That’s why at the end of The Alchemist the boy finds an earthly treasure. A lot of people say, ‘Why did you have the boy finding a physical treasure? The journey itself was magical.’ I say: ‘Yes, but he was not searching for magic, he was searching for a treasure.’ You know? I couldn’t not put it there. The alchemy is exactly that.
If you talk about the visible manifestation of God in the world at your church, you’ll be surprised how many people there have had this experience and are just afraid to share it, because they think they’re going to be labelled as crazy, you know? People really fear to talk about these things.
The other day, as a Lenten exercise, I was walking a labyrinth on the top of a hill in silence with three other people when a sheep appeared from nowhere – I have never seen one there before – and it came right up to us, limping and baaing and baaing. It walked around and across the labyrinth for two or three minutes and then it retreated, looked at us and went over the hill. Do you think it was trying to communicate something?
Do I think? Yes. I talk about that in The Pilgrimage, when a sheep also guided me. I do believe that (as I put it in The Alchemist) we are not just separate manifestations, we are part of the same flame. We are sparks, but sparks of the same flame. I tend to see everything as a miracle.
We are sparks of one flame, but we are all individuals, aren’t we? You talk about how we must understand our difference if we are to make the difference…
Yeah, absolutely, absolutely. And this is one of the contradictions that I have to learn how to live.
I believe that the world is being created now and destroyed now. We live in eternity; we can redeem ourselves, our past, our future, with something that we do right now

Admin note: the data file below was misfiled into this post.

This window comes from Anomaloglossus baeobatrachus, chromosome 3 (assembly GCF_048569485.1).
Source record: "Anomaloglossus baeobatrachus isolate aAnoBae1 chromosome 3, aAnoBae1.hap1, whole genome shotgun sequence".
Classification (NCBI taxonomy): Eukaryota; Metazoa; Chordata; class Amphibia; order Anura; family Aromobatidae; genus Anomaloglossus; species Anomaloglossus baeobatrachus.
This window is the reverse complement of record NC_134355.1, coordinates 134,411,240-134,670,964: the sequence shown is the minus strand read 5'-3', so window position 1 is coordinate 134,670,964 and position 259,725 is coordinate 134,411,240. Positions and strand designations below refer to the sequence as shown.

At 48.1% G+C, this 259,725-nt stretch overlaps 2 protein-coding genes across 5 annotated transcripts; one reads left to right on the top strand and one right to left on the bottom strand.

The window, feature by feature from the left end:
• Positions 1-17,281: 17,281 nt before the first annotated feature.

Does mainstream religion hold us back by its lack of imagination or its fear? Is there a point where anyone of faith has to transcend what they have come to believe in order to enter more deeply into this real world?
Today, at least in my religion, there is a lack of belief in miracles. For example, I am a [devotee] of the Immaculate Conception and St Bernadette and so every new year’s eve my wife and I travel to Lourdes to stand in front of the grotto in the sanctuary there. The last recognised miracle in Lourdes was in the 19th century, in 1892 or – I don’t remember when. But I am positive that in 120 years a lot of miracles [have] happened but the church [has been] a bit reluctant to accept them. ‘How can we talk about this supernatural thing…?’
No! God is beyond reality and is part of reality. He is, as he defined himself to Moses. But religions today – at least, Catholicism is very reluctant to accept the supernatural aspect of God. And then we lose, in my opinion, a lot of important things. It is by accepting that you open the door. But people are opening the door, I think, more and more and more.
Try to do that in your church, Brian! You are going to be surprised.